Mar 232013
 

First posted 25 February 2010 on Liquorature. #012

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There’s surprisingly little hard information about Pusser’s “Nelson’s Blood” Navy Rum aside from the bare bones history and some folklore about the rum itself. For example, the bottle I bought said nothing about the age, nor did any catalogue or webpage discuss it at length except to refer to its origins.  And when, as I have noted before, there is a scarcity of expert salespeople to discuss your selection with, well, I guess I had to take a flier and buy it based on rarity – I had never seen it before – and how much it cost.  This is one of those odd times when I bought I smaller bottle simply because I didn’t know enough to make a determination of quality. The 1L bottle went at $95 and I decided to go for the 200mL at one fifth the price.

Pusser’s – the company hails from the British Virgin Islands – stakes its claim to fame on the fact that they are the inheritors of the Royal Navy tradition (this tradition is an essay all by itself and would include snippets on wets, sips, gulps and tots, grog, the scuttle butt, how rum was served to sailors and why, and how the traditon changed and was then abandoned…fascinating stuff). According to them, they use the same methods and ingredients and distil to the same strength, as the Royal Navy did for some three centuries (until the practice was abandoned in 1970). Pusser’s bought the original recipes and wooden pot-stills from the Navy in 1979 and have an extremely limited range; they seek to distinguish themselves by sticking with the old Navy method of not adding anything to the final distillation (like caramel, sugar, or other flavouring agents). This enhances the intense flavours imparted by the wooden pot-stills, which are hundreds of years old…but has the downside of making the rum less sweet, which makes mixing it a must for some.

The rum I bought, the Blue Label “Nelson’s Blood” is a slightly overproof rum at 47.5% and as I said, I have absolutely no idea how old it is, though their slightly stronger (54%) and more expensive relative is fifteen years old, so I hazard a guess based on tasting and what little experience I have,  that this one may be around eight.  Now further research says that the rum I had is a blend of various aged rums, matured in used whiskey or bourbon barrels, but this would fly in the face of what Pusser’s themselves claim: all concede, however, that this about as close to standard Royal Navy rum – the way it used to be – as you are likely to get in this day and age.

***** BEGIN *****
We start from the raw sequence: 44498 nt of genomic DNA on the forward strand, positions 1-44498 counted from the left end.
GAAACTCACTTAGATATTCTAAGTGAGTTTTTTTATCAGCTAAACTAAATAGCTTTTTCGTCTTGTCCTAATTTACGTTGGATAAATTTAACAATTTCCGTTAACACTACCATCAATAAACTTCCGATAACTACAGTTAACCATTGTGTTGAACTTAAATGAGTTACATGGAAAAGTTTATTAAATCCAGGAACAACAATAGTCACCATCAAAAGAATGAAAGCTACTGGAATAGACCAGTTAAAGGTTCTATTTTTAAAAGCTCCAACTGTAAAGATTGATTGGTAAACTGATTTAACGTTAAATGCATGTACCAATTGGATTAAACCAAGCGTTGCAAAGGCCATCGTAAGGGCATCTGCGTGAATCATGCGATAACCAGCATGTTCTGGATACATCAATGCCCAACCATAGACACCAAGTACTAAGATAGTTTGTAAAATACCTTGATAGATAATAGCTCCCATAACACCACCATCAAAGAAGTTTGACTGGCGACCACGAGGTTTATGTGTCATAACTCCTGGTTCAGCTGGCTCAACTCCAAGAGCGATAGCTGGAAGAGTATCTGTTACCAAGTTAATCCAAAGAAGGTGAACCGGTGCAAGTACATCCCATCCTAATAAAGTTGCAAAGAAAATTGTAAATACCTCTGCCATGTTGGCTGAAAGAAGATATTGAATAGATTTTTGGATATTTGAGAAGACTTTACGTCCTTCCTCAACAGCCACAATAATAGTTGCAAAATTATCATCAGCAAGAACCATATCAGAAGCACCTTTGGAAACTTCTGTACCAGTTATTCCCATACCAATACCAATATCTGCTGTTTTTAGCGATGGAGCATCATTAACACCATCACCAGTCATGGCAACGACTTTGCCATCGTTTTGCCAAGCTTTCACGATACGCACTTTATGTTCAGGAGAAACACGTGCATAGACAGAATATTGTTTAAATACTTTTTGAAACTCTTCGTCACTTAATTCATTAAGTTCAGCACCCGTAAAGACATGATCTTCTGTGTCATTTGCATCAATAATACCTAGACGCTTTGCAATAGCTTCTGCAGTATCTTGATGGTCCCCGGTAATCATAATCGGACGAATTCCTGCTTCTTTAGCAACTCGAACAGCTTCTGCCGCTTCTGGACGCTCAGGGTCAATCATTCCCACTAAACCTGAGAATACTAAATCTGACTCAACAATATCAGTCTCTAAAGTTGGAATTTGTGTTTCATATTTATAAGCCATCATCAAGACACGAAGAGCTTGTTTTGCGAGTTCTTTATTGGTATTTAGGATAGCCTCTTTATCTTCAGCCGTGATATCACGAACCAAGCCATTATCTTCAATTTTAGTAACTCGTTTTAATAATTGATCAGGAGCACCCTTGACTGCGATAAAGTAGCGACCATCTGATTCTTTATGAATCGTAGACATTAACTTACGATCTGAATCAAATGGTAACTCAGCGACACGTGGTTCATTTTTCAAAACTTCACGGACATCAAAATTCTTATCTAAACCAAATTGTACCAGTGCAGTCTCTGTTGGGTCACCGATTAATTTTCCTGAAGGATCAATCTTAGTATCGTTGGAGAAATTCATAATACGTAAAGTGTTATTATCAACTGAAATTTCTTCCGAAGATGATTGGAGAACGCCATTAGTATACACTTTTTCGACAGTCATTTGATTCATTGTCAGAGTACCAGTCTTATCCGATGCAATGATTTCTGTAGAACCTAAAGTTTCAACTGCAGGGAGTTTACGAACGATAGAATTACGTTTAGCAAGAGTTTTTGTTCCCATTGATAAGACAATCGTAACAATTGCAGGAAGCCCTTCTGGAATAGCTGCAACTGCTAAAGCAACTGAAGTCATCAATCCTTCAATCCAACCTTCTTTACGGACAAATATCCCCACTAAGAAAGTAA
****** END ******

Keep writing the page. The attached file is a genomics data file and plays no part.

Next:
Is it any good for the price?  Well, yes.  The nose is fairly pungent of the molasses used in its making (and all the sugar hints underneath that), but the practice of adding just about nothing to the mix makes it a stronger, more spirit-laden nose than one might expect. It’s smooth over ice – a bit too harsh neat, I think – with a shade of bite on the way down: though at 47% ABV that isn’t surprising. It lacks the richness of flavour and texture on the tongue of a better Mount Gay or Appleton 12, and this may come from the claimed lack of additives: but the thing is, there are flavours of vanilla and nutmeg to be found, and if the blenders  add nothing and use the same centuries-old pot stills the Navy used, then it must be coming from generations of stills themselves.  An interesting notion. The finish is medium long and of middling bite.  Nothing special there, unfortunately

In summary, it’s a good sipping rum for sure, but not really sweet enough for my taste – I have a feeling whiskey lovers are going to appreciate it more than I would.  I absolutely concede that for smoothness and intriguing, original taste (with or without an additive of one’s own), it deserves a place on anyone’s shelf, but if the price of a standard bottle is a bit steep, the 200ml peewee pictured above should do you just fine until you make up your own mind.

NB: “Pusser” is a bastardization of the word “Purser”, a position on ships akin to a quartermaster in the army. It was the Purser in the Royal Navy who was responsible for acquisition and distribution of the good stuff.


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